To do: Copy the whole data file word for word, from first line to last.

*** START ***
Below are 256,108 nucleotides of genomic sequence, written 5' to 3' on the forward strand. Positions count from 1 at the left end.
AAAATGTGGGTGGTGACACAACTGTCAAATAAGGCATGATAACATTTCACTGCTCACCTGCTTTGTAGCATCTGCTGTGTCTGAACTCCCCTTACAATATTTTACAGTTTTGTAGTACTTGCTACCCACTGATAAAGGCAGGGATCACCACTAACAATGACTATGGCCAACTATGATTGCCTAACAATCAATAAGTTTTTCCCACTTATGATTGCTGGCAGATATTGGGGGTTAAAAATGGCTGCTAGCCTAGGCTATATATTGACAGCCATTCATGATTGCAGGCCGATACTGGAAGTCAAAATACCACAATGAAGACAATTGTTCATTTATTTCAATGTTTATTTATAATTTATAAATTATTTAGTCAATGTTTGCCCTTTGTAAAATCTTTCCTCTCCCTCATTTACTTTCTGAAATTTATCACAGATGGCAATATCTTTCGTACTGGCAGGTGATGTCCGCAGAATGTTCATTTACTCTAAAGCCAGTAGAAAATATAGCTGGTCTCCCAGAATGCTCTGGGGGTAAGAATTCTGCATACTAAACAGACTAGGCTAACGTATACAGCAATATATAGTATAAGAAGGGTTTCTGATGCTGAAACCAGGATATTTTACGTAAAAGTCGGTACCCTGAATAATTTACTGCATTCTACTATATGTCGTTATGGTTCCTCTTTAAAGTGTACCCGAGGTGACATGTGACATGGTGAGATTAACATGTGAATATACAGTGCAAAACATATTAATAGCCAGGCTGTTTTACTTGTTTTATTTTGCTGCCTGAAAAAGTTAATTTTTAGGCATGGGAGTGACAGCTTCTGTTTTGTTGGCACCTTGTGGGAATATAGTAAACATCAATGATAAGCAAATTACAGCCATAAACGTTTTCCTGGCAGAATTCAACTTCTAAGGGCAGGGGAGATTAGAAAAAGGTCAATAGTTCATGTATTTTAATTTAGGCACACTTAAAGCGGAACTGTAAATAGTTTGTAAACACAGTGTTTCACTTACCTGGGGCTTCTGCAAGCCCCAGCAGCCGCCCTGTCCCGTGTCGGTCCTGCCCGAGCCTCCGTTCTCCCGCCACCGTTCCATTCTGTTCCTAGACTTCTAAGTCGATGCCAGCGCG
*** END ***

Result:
Below are 256,108 nucleotides of genomic sequence, written 5' to 3' on the forward strand. Positions count from 1 at the left end.
AAAATGTGGGTGGTGACACAACTGTCAAATAAGGCATGATAACATTTCACTGCTCACCTGCTTTGTAGCATCTGCTGTGTCTGAACTCCCCTTACAATATTTTACAGTTTTGTAGTACTTGCTACCCACTGATAAAGGCAGGGATCACCACTAACAATGACTATGGCCAACTATGATTGCCTAACAATCAATAAGTTTTTCCCACTTATGATTGCTGGCAGATATTGGGGGTTAAAAATGGCTGCTAGCCTAGGCTATATATTGACAGCCATTCATGATTGCAGGCCGATACTGGAAGTCAAAATACCACAATGAAGACAATTGTTCATTTATTTCAATGTTTATTTATAATTTATAAATTATTTAGTCAATGTTTGCCCTTTGTAAAATCTTTCCTCTCCCTCATTTACTTTCTGAAATTTATCACAGATGGCAATATCTTTCGTACTGGCAGGTGATGTCCGCAGAATGTTCATTTACTCTAAAGCCAGTAGAAAATATAGCTGGTCTCCCAGAATGCTCTGGGGGTAAGAATTCTGCATACTAAACAGACTAGGCTAACGTATACAGCAATATATAGTATAAGAAGGGTTTCTGATGCTGAAACCAGGATATTTTACGTAAAAGTCGGTACCCTGAATAATTTACTGCATTCTACTATATGTCGTTATGGTTCCTCTTTAAAGTGTACCCGAGGTGACATGTGACATGGTGAGATTAACATGTGAATATACAGTGCAAAACATATTAATAGCCAGGCTGTTTTACTTGTTTTATTTTGCTGCCTGAAAAAGTTAATTTTTAGGCATGGGAGTGACAGCTTCTGTTTTGTTGGCACCTTGTGGGAATATAGTAAACATCAATGATAAGCAAATTACAGCCATAAACGTTTTCCTGGCAGAATTCAACTTCTAAGGGCAGGGGAGATTAGAAAAAGGTCAATAGTTCATGTATTTTAATTTAGGCACACTTAAAGCGGAACTGTAAATAGTTTGTAAACACAGTGTTTCACTTACCTGGGGCTTCTGCAAGCCCCAGCAGCCGCCCTGTCCCGTGTCGGTCCTGCCCGAGCCTCCGTTCTCCCGCCACCGTTCCATTCTGTTCCTAGACTTCTAAGTCGATGCCAGCGCG